Like all prokaryotes, photosynthetic bacteria have had to solve the difficulty of acquiring poorly available iron in oxic environments and, at the same time, have had to manage the potential deleterious Fenton chemistry effects caused by this metal. In addition, photosynthesis requires a lot of iron for both the synthesis of the photosystem and the photosynthetic process itself. As a result of this iron need, phototrophs are good model organisms to study bacterial iron homeostasis. This review focuses on transcriptomic changes induced by iron limitation centering on major functional features of iron homeostasis such as the acquisition, storage, and regulation. We review evidence that iron limitation induces significant stress that triggers global transcriptional changes resulting in upregulation of iron import and storage while decreasing photosynthesis. Studies on transcription factors that regulate genes involved in iron homeostasis will also be covered, with the Ferric Uptake Regulator being the most understood. Finally, we will discuss the interference between iron and copper homeostasis, especially since iron transport systems make up a primary defense against copper poisoning.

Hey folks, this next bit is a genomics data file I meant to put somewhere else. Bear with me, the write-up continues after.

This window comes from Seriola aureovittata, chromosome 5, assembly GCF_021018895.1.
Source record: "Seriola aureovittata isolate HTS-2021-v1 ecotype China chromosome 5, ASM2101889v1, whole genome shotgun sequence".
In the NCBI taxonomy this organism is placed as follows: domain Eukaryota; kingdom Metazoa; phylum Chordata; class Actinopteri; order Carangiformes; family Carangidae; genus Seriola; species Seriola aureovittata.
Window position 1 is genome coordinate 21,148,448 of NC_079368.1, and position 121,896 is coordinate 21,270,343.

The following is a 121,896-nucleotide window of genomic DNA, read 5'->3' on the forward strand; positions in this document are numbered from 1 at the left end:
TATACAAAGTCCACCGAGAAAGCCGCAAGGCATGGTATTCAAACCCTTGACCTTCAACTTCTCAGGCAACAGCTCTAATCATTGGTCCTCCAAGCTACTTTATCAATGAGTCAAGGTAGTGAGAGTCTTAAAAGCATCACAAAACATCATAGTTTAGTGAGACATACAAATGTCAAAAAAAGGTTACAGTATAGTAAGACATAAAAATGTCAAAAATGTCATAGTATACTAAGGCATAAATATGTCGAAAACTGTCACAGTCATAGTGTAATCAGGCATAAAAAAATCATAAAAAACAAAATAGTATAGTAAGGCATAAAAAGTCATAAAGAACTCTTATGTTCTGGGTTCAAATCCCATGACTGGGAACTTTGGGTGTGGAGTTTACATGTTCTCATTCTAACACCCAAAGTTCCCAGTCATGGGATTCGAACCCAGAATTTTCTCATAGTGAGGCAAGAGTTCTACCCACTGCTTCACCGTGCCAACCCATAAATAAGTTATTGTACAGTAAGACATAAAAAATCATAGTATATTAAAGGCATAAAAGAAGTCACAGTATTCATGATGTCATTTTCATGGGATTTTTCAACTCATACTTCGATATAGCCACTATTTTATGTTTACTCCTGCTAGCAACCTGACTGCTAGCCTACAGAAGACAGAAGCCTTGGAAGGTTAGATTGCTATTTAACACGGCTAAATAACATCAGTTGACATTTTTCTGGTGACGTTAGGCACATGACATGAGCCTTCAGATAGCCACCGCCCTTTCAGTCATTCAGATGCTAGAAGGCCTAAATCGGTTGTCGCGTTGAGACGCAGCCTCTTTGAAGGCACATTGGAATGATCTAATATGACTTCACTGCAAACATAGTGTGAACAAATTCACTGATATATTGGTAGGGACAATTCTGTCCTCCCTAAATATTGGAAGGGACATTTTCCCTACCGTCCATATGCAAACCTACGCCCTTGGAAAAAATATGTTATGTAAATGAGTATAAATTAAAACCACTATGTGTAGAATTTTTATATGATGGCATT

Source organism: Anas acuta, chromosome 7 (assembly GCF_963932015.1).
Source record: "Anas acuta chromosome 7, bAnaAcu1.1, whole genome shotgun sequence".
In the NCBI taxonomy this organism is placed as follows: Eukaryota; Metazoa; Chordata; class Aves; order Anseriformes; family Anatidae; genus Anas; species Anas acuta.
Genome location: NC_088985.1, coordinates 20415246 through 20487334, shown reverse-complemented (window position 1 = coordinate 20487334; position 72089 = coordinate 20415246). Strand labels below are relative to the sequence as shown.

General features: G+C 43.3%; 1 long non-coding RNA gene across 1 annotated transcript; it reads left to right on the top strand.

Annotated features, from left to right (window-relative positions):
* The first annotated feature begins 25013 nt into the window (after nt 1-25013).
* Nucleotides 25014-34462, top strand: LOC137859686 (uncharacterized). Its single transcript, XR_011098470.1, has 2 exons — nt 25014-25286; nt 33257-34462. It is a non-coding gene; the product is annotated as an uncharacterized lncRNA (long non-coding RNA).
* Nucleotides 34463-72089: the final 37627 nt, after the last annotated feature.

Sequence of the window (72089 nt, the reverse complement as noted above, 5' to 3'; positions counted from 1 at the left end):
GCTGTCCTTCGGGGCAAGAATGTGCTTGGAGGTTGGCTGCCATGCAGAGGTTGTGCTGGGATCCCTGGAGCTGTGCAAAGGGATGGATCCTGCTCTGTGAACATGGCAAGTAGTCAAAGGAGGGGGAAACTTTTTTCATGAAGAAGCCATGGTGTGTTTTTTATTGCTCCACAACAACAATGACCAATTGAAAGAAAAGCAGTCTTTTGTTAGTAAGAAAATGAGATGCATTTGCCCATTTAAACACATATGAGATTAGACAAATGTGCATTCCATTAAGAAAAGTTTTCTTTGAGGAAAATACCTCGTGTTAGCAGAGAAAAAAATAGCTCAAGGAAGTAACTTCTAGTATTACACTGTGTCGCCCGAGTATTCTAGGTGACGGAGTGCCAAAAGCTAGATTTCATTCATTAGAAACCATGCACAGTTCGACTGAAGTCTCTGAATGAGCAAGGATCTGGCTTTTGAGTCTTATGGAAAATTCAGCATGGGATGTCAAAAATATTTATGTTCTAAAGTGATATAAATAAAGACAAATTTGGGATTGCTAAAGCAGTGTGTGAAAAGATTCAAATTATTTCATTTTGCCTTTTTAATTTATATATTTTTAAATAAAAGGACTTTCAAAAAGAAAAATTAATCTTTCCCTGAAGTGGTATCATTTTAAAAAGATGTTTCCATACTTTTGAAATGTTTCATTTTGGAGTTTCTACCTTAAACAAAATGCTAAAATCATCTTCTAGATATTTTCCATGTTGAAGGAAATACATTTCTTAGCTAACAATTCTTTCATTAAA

Zappa, S., & C. E. Bauer (2017) The Maintenance of Iron Homeostasis Among Prokaryotic Phototrophs. In Modern topics in the Phototrophic Prokaryotes: Metabolism, Bioenergetics and Omics. Edt. P. Hallenbeck. pp 123-162. Springer Press, Cham, Switzerland